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India vs Australia 2017: David Warner reveals why he did not use switch-hit against R Ashwin

The Australian opener is confused by leg-before laws surrounding his extraordinary shot.

David Warner Ravichandran Ashwin
Warner has not been able to counter the menace of Ashwin

What’s the story?

Renowned for taking the attack to the opposition bowlers, David Warner is the quintessential modern-day batsman who does not shy away from employing unorthodox means to achieve his end. However, the opener was surprisingly hesitant to use his highly effective switch-hit despite being repeatedly troubled by Ravichandran Ashwin.

Interestingly, it was his lack of awareness for the leg-before rules that came in the way of him bringing out the switch-hit. 

When asked if the thought of unfurling the switch-hit crossed his mind, Warner ruminated, “Yeah, the last Test I was contemplating that. I tried to play a reverse-sweep. The only concern for me was the variable bounce – that's always the challenging thing because if you miss that and you switch-hit, you can still be given out lbw but if you reverse-sweep, you can't, so you've got to be careful.”

The Background

Ashwin has got the better of Warner nine times thus far in Tests. As with every other off-spinner, he prefers bowling to southpaws rather than right-handers. The first innings in the Bengaluru Test saw the opening batsman undone by the sharp turn from the rough area outside his leg-stump. However, the wily spinner operated mostly from over the wicket in the second innings and trapped his prey with a fuller delivery.

The heart of the matter

Against an off-spinner capitalising on the rough area from awkward angles, the switch-hit is not a bad ploy to force him to change his line. However, Warner has relied more on the conventional sweep due to a confusion in the rules of the game.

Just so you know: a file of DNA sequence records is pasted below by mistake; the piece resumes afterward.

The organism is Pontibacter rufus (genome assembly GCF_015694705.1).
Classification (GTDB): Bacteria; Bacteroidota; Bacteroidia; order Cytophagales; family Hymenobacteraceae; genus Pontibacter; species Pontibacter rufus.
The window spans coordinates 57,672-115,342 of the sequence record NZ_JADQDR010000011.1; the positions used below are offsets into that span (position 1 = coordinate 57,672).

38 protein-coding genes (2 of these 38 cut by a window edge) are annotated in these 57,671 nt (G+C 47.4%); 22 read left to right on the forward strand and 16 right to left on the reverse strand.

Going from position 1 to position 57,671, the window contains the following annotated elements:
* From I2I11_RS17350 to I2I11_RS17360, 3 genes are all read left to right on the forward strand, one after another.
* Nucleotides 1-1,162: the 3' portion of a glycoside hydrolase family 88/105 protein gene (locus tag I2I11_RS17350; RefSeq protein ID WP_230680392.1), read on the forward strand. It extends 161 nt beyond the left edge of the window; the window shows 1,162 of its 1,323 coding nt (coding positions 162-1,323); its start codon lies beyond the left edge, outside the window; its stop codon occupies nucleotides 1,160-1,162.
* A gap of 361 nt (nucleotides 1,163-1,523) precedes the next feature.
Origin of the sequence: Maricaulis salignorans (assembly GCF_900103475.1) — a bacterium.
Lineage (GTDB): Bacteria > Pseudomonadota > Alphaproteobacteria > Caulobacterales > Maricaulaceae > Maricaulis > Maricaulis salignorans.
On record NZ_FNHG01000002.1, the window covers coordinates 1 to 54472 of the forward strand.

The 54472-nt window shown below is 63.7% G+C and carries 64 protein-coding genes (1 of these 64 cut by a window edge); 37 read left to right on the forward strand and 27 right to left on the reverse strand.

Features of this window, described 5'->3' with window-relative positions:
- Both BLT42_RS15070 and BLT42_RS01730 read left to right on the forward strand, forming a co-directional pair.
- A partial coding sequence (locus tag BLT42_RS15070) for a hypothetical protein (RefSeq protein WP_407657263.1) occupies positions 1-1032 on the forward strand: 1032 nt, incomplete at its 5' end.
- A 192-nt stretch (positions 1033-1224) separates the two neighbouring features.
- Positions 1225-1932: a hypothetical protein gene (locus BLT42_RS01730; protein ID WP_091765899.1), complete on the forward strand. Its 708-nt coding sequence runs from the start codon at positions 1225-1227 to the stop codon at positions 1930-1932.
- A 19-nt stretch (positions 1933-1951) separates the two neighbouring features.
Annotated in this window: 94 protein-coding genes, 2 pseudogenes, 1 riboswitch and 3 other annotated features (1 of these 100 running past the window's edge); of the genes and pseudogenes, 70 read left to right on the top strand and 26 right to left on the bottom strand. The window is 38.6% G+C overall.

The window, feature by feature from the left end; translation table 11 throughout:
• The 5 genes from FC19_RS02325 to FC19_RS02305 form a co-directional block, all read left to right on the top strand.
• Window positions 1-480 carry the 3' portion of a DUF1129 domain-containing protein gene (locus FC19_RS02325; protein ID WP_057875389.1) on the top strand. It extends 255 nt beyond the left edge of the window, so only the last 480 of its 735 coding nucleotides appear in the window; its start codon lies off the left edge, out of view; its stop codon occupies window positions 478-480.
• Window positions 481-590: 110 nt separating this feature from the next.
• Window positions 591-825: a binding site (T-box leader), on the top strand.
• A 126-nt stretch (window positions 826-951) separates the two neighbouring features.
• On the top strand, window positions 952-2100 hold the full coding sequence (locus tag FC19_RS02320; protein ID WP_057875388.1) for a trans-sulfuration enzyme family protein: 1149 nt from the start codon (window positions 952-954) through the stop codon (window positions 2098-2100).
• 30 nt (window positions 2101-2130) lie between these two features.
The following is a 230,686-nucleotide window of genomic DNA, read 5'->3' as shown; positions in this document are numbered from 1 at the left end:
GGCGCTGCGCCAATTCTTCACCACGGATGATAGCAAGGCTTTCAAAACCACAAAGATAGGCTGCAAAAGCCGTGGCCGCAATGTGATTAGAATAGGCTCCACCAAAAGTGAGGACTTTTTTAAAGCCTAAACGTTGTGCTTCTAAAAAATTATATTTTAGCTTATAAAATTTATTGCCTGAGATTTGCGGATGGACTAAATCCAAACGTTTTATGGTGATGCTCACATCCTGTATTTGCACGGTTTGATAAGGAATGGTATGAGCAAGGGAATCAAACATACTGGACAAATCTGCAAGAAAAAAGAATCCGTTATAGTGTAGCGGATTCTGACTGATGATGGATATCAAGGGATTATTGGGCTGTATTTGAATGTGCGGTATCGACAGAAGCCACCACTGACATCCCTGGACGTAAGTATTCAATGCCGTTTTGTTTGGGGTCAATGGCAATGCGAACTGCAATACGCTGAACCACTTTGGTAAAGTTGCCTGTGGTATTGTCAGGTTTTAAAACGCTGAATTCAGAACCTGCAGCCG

With the switch-hit involving the batsman changing his grip after the bowler’s well into his delivery stride, the shot has been met with hesitancy.

Extra Cover: Top players of the switch hit

Despite pondering a rule change in 2012 which would have allowed the switch-hit employing batsman to be given out even if the ball was pitching outside the leg-stump, the International Cricket Council (ICC) decided against it.

In the following year, the custodians of the game’s rules in the Marylebone Cricket Club (MCC) ruled that the switch-hit will remain a part of the game with no exceptional leg-before rules attached to it.

The current leg-before law states that the batsman’s stance at the moment when the bowler gets into his action determines the off and leg part of the wicket. As a result, the switch-hit bound batsman cannot be adjudged leg-before if the ball pitches outside the leg-stump as long as he changes his grip and/or alters his stance only after the bowler begins his run-up.

What’s next?

With the series locked at 1-1, the third Test in Ranchi assumes extra significance. It will be interesting to see if Warner decides to bring out his switch-hit when Indian skipper Kohli tosses the ball to Ashwin.

Sportskeeda’s Take

The above incident reiterates why it’s extremely important for a cricketer to keep himself/herself updated with the game’s rules. Conversely, the ICC also has a responsibility to conduct frequent workshops to help both the players, as well as viewers, become acquainted with such intricate laws.

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